Here’s What the Valve on Your Bag of Coffee Actually Does
Ever wondered why your coffee bag has that small hole in it? It’s there for an important reason, and it can help you figure out how fresh your coffee is.
If you’ve ever perused bags of coffee at the grocery store or while waiting in line at the coffee shop, you might have noticed that most of them have a small hole or a plastic valve near the top of the bag. What you might not realize, is the valve actually plays an important role in keeping your coffee fresh and tasting great as it sits on the shelf. Once you know what it’s for, you can even use it to help determine how fresh the coffee is that you picked up.
When coffee is first harvested, it looks nothing like the hard, brown, roasted beans we’re used to seeing. Coffee beans actually grow in pods, and the pods can be light green, yellow, or even bright red—an entire container of them looks a little like a bowl of cherry tomatoes. The beans we brew into coffee are on the inside, and they start out mostly colorless. The roasting process is what turns them dark brown, and makes them hard enough to grind.
However, the roasting process changes more than just the coffee bean’s appearance. As beans roast, the enticing aromas we associate with a fresh cup of coffee start to develop, and the chemical reaction creates a lot of carbon dioxide. Some carbon dioxide is given off during the roasting process, but even more is released after the roasting stops and the coffee beans rest. For a few days after roasting, coffee beans undergo what’s called the “degassing period,” and that’s where the valve and holes you see on your coffee bag come in.
During the degassing period, the coffee beans continue to release carbon dioxide, which is good—that release helps preserve your coffee’s flavor and aroma. But the degassing doesn’t happen all at once. While the most carbon dioxide is released in the first few hours and days after roasting, coffee beans can continue to give off carbon dioxide for a few weeks after roasting (especially dark roast beans, which are roasted longer than other varieties).
But coffee is usually at its prime a few days after roasting, which means coffeemakers don’t necessarily want to wait until the end of the degassing period to get their coffee on shelves. When coffee beans are bagged shortly after roasting, they’ll continue releasing carbon dioxide inside their packaging. Without an exit point, those gasses can build up inside the bag and cause it to expand or even tear. A valve allows carbon dioxide to escape without letting oxygen or moisture in, both of which can make your coffee go stale or bad more quickly.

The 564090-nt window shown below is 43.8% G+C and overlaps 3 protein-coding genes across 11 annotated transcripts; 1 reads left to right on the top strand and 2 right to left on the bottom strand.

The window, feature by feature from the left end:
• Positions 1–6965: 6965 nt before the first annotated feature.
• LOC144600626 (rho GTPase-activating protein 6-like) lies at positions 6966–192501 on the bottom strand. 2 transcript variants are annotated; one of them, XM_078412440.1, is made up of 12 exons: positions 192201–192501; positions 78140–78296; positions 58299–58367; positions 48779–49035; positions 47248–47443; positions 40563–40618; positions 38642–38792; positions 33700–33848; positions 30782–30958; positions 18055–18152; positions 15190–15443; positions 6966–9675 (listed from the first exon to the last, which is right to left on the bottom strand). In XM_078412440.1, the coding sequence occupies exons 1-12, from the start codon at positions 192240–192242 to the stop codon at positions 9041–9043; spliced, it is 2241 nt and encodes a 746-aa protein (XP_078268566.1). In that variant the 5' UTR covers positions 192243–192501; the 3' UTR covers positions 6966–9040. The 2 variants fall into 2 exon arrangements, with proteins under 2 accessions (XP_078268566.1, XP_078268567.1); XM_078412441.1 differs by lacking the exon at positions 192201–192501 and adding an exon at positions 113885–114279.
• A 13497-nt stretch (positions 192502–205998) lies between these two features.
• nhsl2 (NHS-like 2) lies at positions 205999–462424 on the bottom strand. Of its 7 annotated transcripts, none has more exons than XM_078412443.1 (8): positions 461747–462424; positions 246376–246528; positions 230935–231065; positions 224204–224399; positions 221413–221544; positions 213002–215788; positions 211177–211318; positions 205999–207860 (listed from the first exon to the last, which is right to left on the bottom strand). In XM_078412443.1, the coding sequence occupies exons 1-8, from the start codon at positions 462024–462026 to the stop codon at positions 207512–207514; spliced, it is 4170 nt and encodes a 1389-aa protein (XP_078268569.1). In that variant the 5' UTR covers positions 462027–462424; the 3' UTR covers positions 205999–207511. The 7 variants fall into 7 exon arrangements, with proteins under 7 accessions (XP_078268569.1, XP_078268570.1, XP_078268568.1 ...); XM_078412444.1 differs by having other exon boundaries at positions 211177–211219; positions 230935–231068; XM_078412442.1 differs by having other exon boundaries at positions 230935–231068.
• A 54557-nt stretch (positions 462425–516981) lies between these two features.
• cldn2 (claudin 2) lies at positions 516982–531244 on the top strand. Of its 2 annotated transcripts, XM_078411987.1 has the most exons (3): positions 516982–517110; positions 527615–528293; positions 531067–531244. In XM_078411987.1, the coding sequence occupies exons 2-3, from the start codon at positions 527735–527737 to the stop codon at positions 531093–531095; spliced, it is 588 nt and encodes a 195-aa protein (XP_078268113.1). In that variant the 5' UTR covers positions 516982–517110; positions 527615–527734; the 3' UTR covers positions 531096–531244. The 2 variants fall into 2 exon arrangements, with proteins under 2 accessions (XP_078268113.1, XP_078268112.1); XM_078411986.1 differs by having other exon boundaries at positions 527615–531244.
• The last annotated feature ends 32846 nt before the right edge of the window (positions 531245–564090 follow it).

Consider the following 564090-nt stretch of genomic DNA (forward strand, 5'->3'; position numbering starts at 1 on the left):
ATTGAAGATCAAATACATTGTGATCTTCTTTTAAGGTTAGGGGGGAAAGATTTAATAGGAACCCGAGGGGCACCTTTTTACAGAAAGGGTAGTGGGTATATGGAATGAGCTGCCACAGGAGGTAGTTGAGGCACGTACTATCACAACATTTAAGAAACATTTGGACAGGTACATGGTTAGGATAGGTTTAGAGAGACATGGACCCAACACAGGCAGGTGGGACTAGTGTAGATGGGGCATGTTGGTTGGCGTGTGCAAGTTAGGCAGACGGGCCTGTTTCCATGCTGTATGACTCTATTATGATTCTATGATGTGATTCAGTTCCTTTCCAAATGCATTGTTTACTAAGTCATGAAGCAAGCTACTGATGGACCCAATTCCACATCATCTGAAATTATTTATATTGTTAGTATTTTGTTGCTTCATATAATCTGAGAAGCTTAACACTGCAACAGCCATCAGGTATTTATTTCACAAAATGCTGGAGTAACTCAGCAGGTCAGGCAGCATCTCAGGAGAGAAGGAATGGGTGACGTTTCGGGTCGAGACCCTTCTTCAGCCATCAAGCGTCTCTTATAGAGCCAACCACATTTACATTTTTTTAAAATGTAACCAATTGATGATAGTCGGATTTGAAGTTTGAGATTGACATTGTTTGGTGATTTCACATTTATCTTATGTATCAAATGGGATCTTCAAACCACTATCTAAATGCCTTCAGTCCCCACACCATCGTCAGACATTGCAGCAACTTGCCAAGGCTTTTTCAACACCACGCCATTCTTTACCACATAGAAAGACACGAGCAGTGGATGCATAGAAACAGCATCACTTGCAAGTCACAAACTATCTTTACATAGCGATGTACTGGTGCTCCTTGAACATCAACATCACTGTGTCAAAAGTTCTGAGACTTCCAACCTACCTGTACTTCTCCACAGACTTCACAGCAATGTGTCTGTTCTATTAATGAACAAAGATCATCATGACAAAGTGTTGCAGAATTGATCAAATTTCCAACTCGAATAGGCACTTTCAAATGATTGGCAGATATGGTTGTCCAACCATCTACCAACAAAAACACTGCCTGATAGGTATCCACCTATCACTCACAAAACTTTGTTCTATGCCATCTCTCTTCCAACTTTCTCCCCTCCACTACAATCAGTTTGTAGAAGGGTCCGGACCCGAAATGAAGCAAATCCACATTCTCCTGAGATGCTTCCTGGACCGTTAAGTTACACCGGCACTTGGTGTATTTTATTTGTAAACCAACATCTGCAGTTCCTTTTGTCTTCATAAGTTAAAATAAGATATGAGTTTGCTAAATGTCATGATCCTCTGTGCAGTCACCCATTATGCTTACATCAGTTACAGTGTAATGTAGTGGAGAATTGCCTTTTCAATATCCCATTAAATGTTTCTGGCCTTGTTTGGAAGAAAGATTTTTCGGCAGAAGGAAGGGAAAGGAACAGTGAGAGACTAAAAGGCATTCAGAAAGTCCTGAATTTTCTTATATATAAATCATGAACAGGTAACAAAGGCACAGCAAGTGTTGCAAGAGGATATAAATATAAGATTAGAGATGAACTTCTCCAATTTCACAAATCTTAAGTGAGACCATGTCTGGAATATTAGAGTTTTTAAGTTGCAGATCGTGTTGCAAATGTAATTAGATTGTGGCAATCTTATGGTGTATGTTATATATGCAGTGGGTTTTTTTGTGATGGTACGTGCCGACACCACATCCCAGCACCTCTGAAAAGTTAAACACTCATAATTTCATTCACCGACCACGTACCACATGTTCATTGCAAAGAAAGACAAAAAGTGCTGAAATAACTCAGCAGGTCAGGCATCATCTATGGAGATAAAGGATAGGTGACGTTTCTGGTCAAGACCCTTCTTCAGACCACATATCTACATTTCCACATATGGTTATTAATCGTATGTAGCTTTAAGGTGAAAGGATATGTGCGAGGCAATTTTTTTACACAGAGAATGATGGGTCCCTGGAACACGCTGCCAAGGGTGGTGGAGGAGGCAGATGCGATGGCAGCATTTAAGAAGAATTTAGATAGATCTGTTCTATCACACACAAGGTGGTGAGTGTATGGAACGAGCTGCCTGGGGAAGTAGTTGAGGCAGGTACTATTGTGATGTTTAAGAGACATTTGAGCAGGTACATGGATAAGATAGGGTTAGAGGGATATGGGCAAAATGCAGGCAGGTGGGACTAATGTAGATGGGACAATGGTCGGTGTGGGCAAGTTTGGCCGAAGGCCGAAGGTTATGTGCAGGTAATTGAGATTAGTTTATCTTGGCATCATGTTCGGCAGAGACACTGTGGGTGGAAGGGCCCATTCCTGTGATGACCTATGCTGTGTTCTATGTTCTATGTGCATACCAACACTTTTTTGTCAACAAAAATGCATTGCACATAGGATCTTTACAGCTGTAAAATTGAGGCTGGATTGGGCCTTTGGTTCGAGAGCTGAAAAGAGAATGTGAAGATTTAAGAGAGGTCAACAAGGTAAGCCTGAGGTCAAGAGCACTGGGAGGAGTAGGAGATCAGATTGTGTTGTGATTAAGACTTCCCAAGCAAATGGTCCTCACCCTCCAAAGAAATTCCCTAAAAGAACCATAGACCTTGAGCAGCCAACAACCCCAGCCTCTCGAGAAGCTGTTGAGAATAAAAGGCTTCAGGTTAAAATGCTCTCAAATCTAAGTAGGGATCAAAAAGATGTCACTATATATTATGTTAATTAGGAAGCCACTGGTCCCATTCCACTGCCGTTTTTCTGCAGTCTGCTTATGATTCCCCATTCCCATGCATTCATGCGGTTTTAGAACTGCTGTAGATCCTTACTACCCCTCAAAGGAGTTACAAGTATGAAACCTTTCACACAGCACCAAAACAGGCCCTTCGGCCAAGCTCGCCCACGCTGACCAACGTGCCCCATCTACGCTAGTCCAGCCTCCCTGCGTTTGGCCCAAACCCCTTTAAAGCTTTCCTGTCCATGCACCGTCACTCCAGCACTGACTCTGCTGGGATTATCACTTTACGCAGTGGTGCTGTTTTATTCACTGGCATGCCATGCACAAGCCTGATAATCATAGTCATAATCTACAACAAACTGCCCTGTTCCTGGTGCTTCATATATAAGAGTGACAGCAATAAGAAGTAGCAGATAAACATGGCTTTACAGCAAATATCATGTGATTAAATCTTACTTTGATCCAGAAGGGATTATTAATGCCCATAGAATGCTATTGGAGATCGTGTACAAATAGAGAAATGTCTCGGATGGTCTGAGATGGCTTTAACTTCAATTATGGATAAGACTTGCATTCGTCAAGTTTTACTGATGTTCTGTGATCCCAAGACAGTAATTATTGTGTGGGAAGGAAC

The valve can also help you determine which bag of coffee to buy. Over time, the aromas also escape through the valve along with carbon dioxide, so as your coffee ages, the smell becomes less potent. To check if a bag is fresh before you buy it, you can lightly squeeze the bag to release gas through the valve. A strong smell is a good indicator that the bag is fresh, and if you don’t smell much after a light squeeze, it probably means that the coffee has been on the shelf longer, and might not have as strong of a flavor.
Cans are a different story altogether, as you’ve probably noticed they don’t usually have a valve or hole. Usually, coffee is vacuum-packed into cans to protect it from moisture and oxygen, but unlike bagging, it usually isn’t done until the degassing period is over. The difference is simple—while canned coffee has a much longer shelf-life than bagged coffee, it’s less fresh when it’s packaged. So if you want the strongest flavor, choose a bag, but if you want your coffee to last more than a week or two, grab a can.
Those tiny holes on your coffee bag might seem insignificant, but knowing what they’re for can help you choose a better bag of coffee at the store. If your goal is to create the best brew ever, grabbing the right bag of coffee at the store can make your morning cup of Joe even better!